“The protrusion distance (of our raceways) is four inches, which you will see in our literature,” says Jeffrey Stewart, vice president of sales for Howard Industries. According to the Howard Industries site, the four-inch extruded raceway includes “an integral mounting flange, integral transformer heat sink and mounting platform, and a water-resistant hingeable cover that allows easy access to internal components.”
Very closely related to the depth of a raceway is the size, which will impact the accuracy and effectiveness of the total sign.
“Making consistent size raceways and putting your power in the same location each time will help the installers to figure out where to drill the mounting holes,” says Wheeler. “We build our raceways in no longer than 10-foot sections. This makes handling and installation easier.”
For extra-long raceways, the job can present some challenges. However, there are methods to simplify the process, so sign makers aren’t struggling through the install stage.
“(We) size continuous lengths up to 20’, then we butt splice as additional length is required,” explains Stewart.
Warren Sciortino, owner of LetterFab LLC, emphasizes that long lengths of raceway can be sized to fit the project. “They are cut to the size needed,” he says, adding that raceway is available in 24’ lengths. He continues, “The length of the raceway will depend on the length of the letters. On the standard raceway, they come with a sliding bracket top and bottom. This will make the install easy. We also build custom raceways any size the customer wants.”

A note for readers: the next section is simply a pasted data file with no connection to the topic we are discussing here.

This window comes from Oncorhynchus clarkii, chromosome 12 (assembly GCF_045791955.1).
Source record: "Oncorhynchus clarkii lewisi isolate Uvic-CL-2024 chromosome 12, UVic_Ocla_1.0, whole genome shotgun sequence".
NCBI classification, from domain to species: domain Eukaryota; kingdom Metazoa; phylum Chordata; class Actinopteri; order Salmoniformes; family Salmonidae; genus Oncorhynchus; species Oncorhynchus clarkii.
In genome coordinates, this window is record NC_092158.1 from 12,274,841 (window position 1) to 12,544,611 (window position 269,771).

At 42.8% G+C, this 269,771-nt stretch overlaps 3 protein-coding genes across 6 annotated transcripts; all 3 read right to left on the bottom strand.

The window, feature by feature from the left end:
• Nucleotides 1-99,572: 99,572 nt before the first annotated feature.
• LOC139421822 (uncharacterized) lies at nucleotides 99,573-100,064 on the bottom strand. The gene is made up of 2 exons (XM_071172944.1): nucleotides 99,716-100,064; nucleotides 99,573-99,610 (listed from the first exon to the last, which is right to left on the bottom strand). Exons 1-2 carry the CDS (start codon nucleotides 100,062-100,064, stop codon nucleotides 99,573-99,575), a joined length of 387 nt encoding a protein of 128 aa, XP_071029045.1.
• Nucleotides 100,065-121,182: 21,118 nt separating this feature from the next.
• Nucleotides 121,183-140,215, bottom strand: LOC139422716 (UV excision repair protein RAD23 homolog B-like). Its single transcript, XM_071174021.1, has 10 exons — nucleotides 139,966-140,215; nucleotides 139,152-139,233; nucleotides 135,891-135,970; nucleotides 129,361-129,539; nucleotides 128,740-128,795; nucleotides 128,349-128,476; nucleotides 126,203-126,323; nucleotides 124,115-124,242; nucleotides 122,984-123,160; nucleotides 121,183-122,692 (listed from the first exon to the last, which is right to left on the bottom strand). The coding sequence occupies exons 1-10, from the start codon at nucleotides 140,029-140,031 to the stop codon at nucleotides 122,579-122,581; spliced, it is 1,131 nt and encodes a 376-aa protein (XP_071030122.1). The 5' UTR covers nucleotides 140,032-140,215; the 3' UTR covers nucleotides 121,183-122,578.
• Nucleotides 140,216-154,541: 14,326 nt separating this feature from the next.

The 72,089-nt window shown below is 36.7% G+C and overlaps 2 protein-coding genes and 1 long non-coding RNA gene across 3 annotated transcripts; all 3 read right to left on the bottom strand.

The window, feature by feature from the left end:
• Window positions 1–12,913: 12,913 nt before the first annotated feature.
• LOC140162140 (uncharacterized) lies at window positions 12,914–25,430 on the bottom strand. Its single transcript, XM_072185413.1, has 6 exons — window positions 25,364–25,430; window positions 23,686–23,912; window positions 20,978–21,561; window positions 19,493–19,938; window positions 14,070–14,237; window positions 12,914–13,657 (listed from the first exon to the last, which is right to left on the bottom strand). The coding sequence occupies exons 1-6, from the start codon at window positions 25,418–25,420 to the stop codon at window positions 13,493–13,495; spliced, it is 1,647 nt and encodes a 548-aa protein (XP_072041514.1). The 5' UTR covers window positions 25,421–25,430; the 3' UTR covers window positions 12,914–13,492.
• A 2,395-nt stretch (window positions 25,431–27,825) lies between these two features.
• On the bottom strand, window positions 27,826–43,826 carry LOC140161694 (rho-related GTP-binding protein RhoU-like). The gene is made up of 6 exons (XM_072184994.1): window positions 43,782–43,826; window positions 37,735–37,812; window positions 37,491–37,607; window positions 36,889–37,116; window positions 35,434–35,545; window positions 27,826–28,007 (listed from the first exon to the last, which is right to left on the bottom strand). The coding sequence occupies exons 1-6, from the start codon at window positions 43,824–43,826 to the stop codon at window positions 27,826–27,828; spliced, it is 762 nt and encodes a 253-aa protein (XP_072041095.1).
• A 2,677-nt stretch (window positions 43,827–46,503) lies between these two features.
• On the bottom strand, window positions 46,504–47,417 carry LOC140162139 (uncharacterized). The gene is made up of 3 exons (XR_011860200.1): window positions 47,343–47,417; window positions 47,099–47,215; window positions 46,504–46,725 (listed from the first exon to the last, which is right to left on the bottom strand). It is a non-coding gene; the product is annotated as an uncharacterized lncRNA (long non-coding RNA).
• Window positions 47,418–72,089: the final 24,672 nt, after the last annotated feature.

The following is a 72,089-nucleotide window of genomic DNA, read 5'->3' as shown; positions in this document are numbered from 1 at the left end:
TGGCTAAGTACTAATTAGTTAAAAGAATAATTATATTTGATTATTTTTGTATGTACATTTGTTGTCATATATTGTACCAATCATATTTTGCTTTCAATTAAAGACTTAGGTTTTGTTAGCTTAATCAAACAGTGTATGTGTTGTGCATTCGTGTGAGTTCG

Another consideration with size is how the materials are being shipped to site.
“Shipping a 10’-long raceway section is easier to crate and much less likely to get damaged,” Wheeler states. “Our raceways are always 10’ or shorter-length sections.”
With raceways, color selection can be an option if desired. In some circumstances, end users will want to “hide” the raceway’s presence behind the letters.
“The sign company will provide the color of the painted custom finish to match the color of the wall it will go on when they order the sign,” Sciortino says.
With any project, color matching is a big deal in the sign industry. For raceways, these structures are being installed against several different backdrops—brick, cement, wood—and should have a fluid appearance within the environment by matching that backdrop.
“We offer custom color matching, which is critical to a good-looking, final, finished look,” tells Stewart. “Raceways must match the wall color, or you will not be left with a professional looking job.”
Going into a little more detail, Wheeler says, “In the ideal world every customer would give you a Sherwin Williams color number. This seldom happens so we match to a Sherwin Williams book or other colors that Matthews paint can match formulas with.”
Through experience, sign makers will learn to distinguish which colors are best fit for the raceway. Wheeler gives a tip that, “we always choose a color just a shade darker than the wall color for the raceway color. This helps the raceway to disappear. If you choose the exact color of the wall the raceway will look brighter, since there is a shadow below and between the letters.”
As with the actual channel letters on the sign, the raceway should be made strong enough to endure through many years.
“Gemini’s fabricated letters can be made with either aluminum or stainless steel,” says Meyer. “Stainless steel has the benefit of a wide variety of finish options—painted, brushed or polished finishes as well as several colored titanium coatings.”
Regarding material for the raceway, there are some options, however according to Stewart, “Extruded aluminum is the best (because) it’s an excellent heat sink to dissipate heat from the power supplies.”
Wheeler agrees, saying that “We build all our raceways and letters of aluminum. We seldom use steel for anything other than center pole mounted signs. Steel is just too dirty to work with. Aluminum is easier to fabricate and paint.”